NAND flash memories are non-volatile memories with sequential access that retain their memory states even after the supply voltage is switched off. NAND flashes have a planar structure, they work with special MOSFETs that hold the charge and are connected like NAND gates.
When interconnecting NAND flashes, complete blocks are interconnected, consisting of many pages. A page in turn consists of a number of bytes, which can be between 512 B and 8 KB. The pages are in turn combined in blocks to form memory sizes of 512 KB to 2 MB.
When erased, the blocks are erased as a whole. When NAND flash memory is manufactured, there are defective blocks that are listed by the manufacturer in a special register so that they are not used for data storage. The memory cells themselves can be Single Level Cells( SLC), in which case they can store one unit of information(bit) per memory cell. Multi- level cells( MLC), on the other hand, which operate with four voltage levels, can store two bits in each memory cell. Other MLC cells, which operate at eight and sixteen voltage levels and are called triple level cells( TLC) and quad level cells( QLC), store as many as three or four bits. The multi-level memory cells reduce the space required.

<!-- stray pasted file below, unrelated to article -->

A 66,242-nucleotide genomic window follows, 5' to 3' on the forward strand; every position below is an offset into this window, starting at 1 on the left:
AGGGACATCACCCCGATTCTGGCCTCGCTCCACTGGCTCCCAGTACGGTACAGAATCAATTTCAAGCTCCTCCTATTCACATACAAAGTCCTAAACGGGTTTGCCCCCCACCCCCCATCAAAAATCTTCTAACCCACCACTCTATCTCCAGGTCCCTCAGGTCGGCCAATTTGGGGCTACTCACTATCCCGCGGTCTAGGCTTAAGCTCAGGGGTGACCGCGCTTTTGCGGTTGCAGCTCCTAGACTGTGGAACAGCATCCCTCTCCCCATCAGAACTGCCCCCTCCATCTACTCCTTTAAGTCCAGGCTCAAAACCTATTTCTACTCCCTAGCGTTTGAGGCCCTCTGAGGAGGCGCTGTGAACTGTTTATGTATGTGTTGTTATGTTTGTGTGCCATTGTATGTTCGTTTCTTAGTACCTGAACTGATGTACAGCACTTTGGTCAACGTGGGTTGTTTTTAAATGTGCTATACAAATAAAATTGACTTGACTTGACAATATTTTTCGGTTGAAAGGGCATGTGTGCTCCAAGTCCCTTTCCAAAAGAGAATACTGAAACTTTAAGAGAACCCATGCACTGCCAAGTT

NAND flash memories have a finite number of storage cycles. Because of the blockwise data storage, NAND flashes are suitable for USB sticks, memory cards, MP3 players, solid-state drives( SSD) and mobile devices.
The further development of planar NAND flashes, which are manufactured with a structure width of 16 nm, leads to the vertically structured and more compact V-NANDs or 3D-NANDs or 3D-V-NANDs.